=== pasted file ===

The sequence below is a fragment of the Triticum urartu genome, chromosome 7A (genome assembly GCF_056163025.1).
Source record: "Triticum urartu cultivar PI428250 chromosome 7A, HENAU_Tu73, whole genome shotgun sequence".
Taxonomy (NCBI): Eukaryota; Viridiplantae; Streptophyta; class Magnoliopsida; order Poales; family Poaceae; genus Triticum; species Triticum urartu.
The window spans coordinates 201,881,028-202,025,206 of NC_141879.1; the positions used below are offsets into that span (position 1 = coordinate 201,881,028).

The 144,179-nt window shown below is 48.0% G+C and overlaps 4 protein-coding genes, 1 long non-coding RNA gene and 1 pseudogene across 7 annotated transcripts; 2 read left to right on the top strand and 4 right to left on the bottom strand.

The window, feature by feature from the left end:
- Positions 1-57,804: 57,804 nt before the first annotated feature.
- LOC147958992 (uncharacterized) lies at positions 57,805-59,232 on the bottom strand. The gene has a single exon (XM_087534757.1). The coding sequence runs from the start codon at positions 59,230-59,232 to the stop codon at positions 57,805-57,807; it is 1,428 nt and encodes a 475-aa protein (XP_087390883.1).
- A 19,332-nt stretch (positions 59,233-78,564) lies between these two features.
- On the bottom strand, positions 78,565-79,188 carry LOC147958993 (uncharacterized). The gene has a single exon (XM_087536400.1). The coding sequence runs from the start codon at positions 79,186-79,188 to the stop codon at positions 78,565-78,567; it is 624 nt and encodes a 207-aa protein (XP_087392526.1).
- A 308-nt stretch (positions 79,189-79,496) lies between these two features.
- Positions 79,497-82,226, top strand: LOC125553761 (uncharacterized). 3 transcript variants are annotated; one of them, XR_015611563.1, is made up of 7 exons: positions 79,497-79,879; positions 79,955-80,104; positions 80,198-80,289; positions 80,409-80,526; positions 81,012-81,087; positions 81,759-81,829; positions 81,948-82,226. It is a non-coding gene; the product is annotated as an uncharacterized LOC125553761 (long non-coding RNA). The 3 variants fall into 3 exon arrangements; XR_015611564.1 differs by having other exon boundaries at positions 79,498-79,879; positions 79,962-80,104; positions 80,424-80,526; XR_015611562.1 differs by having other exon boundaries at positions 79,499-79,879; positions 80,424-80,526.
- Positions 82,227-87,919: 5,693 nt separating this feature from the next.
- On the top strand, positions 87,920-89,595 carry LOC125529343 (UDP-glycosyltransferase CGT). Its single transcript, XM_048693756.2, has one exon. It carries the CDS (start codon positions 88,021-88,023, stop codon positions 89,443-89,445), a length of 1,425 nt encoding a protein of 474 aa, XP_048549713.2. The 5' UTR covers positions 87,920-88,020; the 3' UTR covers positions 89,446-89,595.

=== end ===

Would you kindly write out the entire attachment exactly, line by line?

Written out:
The sequence below is a fragment of the Triticum urartu genome, chromosome 7A (genome assembly GCF_056163025.1).
Source record: "Triticum urartu cultivar PI428250 chromosome 7A, HENAU_Tu73, whole genome shotgun sequence".
Taxonomy (NCBI): Eukaryota; Viridiplantae; Streptophyta; class Magnoliopsida; order Poales; family Poaceae; genus Triticum; species Triticum urartu.
The window spans coordinates 201,881,028-202,025,206 of NC_141879.1; the positions used below are offsets into that span (position 1 = coordinate 201,881,028).

The 144,179-nt window shown below is 48.0% G+C and overlaps 4 protein-coding genes, 1 long non-coding RNA gene and 1 pseudogene across 7 annotated transcripts; 2 read left to right on the top strand and 4 right to left on the bottom strand.

The window, feature by feature from the left end:
- Positions 1-57,804: 57,804 nt before the first annotated feature.
- LOC147958992 (uncharacterized) lies at positions 57,805-59,232 on the bottom strand. The gene has a single exon (XM_087534757.1). The coding sequence runs from the start codon at positions 59,230-59,232 to the stop codon at positions 57,805-57,807; it is 1,428 nt and encodes a 475-aa protein (XP_087390883.1).
- A 19,332-nt stretch (positions 59,233-78,564) lies between these two features.
- On the bottom strand, positions 78,565-79,188 carry LOC147958993 (uncharacterized). The gene has a single exon (XM_087536400.1). The coding sequence runs from the start codon at positions 79,186-79,188 to the stop codon at positions 78,565-78,567; it is 624 nt and encodes a 207-aa protein (XP_087392526.1).
- A 308-nt stretch (positions 79,189-79,496) lies between these two features.
- Positions 79,497-82,226, top strand: LOC125553761 (uncharacterized). 3 transcript variants are annotated; one of them, XR_015611563.1, is made up of 7 exons: positions 79,497-79,879; positions 79,955-80,104; positions 80,198-80,289; positions 80,409-80,526; positions 81,012-81,087; positions 81,759-81,829; positions 81,948-82,226. It is a non-coding gene; the product is annotated as an uncharacterized LOC125553761 (long non-coding RNA). The 3 variants fall into 3 exon arrangements; XR_015611564.1 differs by having other exon boundaries at positions 79,498-79,879; positions 79,962-80,104; positions 80,424-80,526; XR_015611562.1 differs by having other exon boundaries at positions 79,499-79,879; positions 80,424-80,526.
- Positions 82,227-87,919: 5,693 nt separating this feature from the next.
- On the top strand, positions 87,920-89,595 carry LOC125529343 (UDP-glycosyltransferase CGT). Its single transcript, XM_048693756.2, has one exon. It carries the CDS (start codon positions 88,021-88,023, stop codon positions 89,443-89,445), a length of 1,425 nt encoding a protein of 474 aa, XP_048549713.2. The 5' UTR covers positions 87,920-88,020; the 3' UTR covers positions 89,446-89,595.